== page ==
Whiskey and Chocolate Cake Pairing Party

Whiskey and cake pairing party
Whiskey and chocolate cake pair together deliciously!

Whiskey and chocolate cake are two of my favorite things in life. Plus they pair perfectly together! Yes, whiskey and chocolate cake make a great pairing. To prove my point and find out the best whiskey to pair with chocolate cake, I threw a Whiskey and Chocolate Cake Pairing Party last weekend.

Here are all the details, plus tips for recreating it.

Tasting a range of whiskeys, from bourbon to single malt scotch, with chocolate cake.
Tasting a range of whiskeys, from bourbon to single malt scotch, with chocolate cake.

Whiskey and Chocolate Cake Pairing Party

It all started with an Instagram contest. Miraculously I won a cake from ECBG Cake + Pastry Studio, a Chicago bakery known for its creatively delicious pastries. Eee! I scrolled through ECBG’s instagram and realized a cake this awesome deserves a party. And what’s a party without some whiskey? So an afternoon of whiskey and cake was born.

ECBG Cake + Pastry Studio chocolate cake.
ECBG’s chocolate cake was as delicious as it was beautiful!

Whiskey and Cake Pairing Party Parameters

I had three goals for the Whiskey and Chocolate Cake Pairing Party: one, obviously, to hang out with friends and eat cake. Two, to show people whiskey and cake actually pair together. And finally, to introduce friends to the wide range of whiskey and find out which type of whiskey paired best with cake.

My go-to whiskey and cake pairing has always been bourbon and chocolate cake, but I wanted to not-so-scientifically see if another type of whiskey would pair better.

Tasting the range of whiskey: bourbon, rye, scotch, blend.
Tasting the range of whiskey: bourbon, rye, scotch, blend.

What to Drink for the Whiskey Tasting

So we tasted the main categories of whiskey with chocolate cake: bourbon, rye, scotch and a blend of the three. Each whiskey had to be a good representation of each type (no creative ryes or spicy bourbons) and affordable if my friends decided to buy the bottles later.

As the new President of Women Who Whiskey’s Chicago Chapter, lately I’ve been drinking some mighty fine whiskeys and meeting some mighty fine whiskey connoisseurs. I talked to several brand ambassadors and whiskey experts for advice on bottles that were easily approachable, well-liked, affordable and good representations of their type.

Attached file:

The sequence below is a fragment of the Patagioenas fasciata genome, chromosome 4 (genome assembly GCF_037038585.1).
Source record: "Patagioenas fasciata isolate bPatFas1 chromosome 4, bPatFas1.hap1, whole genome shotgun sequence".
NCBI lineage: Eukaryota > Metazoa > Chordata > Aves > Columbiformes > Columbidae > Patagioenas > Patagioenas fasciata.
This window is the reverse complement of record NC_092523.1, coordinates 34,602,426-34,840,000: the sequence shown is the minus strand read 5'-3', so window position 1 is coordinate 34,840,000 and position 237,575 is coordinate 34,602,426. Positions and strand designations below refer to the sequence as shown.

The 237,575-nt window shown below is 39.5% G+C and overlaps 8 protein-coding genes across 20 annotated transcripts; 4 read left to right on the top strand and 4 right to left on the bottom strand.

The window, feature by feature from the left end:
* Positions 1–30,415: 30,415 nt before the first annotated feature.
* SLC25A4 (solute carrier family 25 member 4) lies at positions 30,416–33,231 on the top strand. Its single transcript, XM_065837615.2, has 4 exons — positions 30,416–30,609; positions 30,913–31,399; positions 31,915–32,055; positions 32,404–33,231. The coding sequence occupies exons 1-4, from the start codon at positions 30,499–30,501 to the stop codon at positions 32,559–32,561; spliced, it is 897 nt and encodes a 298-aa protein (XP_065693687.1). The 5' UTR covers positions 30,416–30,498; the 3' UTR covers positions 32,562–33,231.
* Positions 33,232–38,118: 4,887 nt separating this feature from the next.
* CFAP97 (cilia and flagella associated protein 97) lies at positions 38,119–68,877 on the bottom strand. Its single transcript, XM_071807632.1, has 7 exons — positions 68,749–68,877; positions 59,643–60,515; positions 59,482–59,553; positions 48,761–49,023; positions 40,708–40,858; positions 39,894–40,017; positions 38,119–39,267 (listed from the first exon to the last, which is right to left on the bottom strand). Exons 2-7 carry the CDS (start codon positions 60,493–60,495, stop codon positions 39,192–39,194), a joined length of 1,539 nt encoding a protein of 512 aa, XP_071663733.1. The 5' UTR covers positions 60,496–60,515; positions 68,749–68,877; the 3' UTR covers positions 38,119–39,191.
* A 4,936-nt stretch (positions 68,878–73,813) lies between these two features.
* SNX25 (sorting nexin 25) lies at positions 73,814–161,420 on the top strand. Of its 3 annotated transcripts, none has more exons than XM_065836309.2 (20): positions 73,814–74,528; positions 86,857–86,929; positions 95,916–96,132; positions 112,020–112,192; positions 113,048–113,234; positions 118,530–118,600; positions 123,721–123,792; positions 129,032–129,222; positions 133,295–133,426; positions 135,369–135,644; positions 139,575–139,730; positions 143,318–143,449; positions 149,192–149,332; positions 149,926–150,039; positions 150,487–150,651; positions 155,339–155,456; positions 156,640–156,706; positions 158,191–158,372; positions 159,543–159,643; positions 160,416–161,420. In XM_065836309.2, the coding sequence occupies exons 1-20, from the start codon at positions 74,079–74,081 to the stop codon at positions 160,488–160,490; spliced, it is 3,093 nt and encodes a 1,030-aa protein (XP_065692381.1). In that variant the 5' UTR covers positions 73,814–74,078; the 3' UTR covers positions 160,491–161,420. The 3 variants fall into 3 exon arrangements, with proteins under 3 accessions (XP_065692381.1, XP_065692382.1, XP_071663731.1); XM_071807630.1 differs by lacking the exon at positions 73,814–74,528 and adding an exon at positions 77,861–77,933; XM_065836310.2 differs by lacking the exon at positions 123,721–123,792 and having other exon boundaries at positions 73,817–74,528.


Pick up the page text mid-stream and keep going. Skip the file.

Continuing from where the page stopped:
I settled on Michter’s US*1 for Bourbon, Lot 40 for Rye, Glendronach 12 for Scotch and High West Campfire for the blend (more on why below).

Whiskey tasting in wine glasses at the whiskey and cake pairing party.
Yes, whiskey tasting in wine glasses is ok! [Photo by Alex of Eat Play Pixels.]

Whiskey and Cake Pairing Party Time

I sent out invitations (emailed by Paperless Post) and surprisingly 8 friends agreed to spend their Sunday drinking whiskey and eating cake with me. I taught a little about each type of whiskey, plus the history and background of each bottle.

Here’s what we tasted — and more importantly — what we thought.

Michter's US*1 Kentucky Straight Bourbon
Michter’s US*1 Kentucky Straight Bourbon

1. Michter’s US*1 Bourbon and Chocolate Cake

We started with the sweet side of whiskey: bourbon. Michter’s traces its heritage back to the first distillery in America back in 1753. It’s truly small batch — made with less than two dozen barrels so imperfections cannot be blended out. (Most large distilleries use hundreds or even thousands of barrels blended together.)

Michter’s US*1 Bourbon ($45) has the classic bourbon flavors: vanilla, caramel, slightly sweet with traces of oakiness. Other classic bourbons to try: Old Forester Bourbon ($40), Buffalo Trace ($22), Four Roses Small Batch ($30).

To compare a typical bourbon versus a high-corn whiskey, a few of us also tasted Whiskey Acres Bourbon, made with 75% corn and heavy on the corn flavor.

Lot 40 Canadian Rye Whisky
Lot 40 Canadian Rye Whisky

2. Lot 40 Rye and Chocolate Cake

Next we went spicy. Lot 40 ($35) is a Canadian rye that encompasses the best flavors of rye: strong rye spiciness, black pepper mixed with dried fruits, and vanilla. It’s one of the few ryes using 100% rye and aged longer than 3 years. (It’s actually aged for 7-8!) It’s from the Hiram Walker Distillery, established in 1858, on the Canadian border near Detroit. I was recently introduced to Lot 40 and it’s changing my mind about ryes. It might even turn me into a rye drinker!

Other good ryes to try: Michter’s Straight Rye ($45), High West Rendezvous Rye ($60) or Whistlepig Straight Rye ($85).

Glendronach 12 Year Single Malt Scotch
Glendronach 12 Year Single Malt Scotch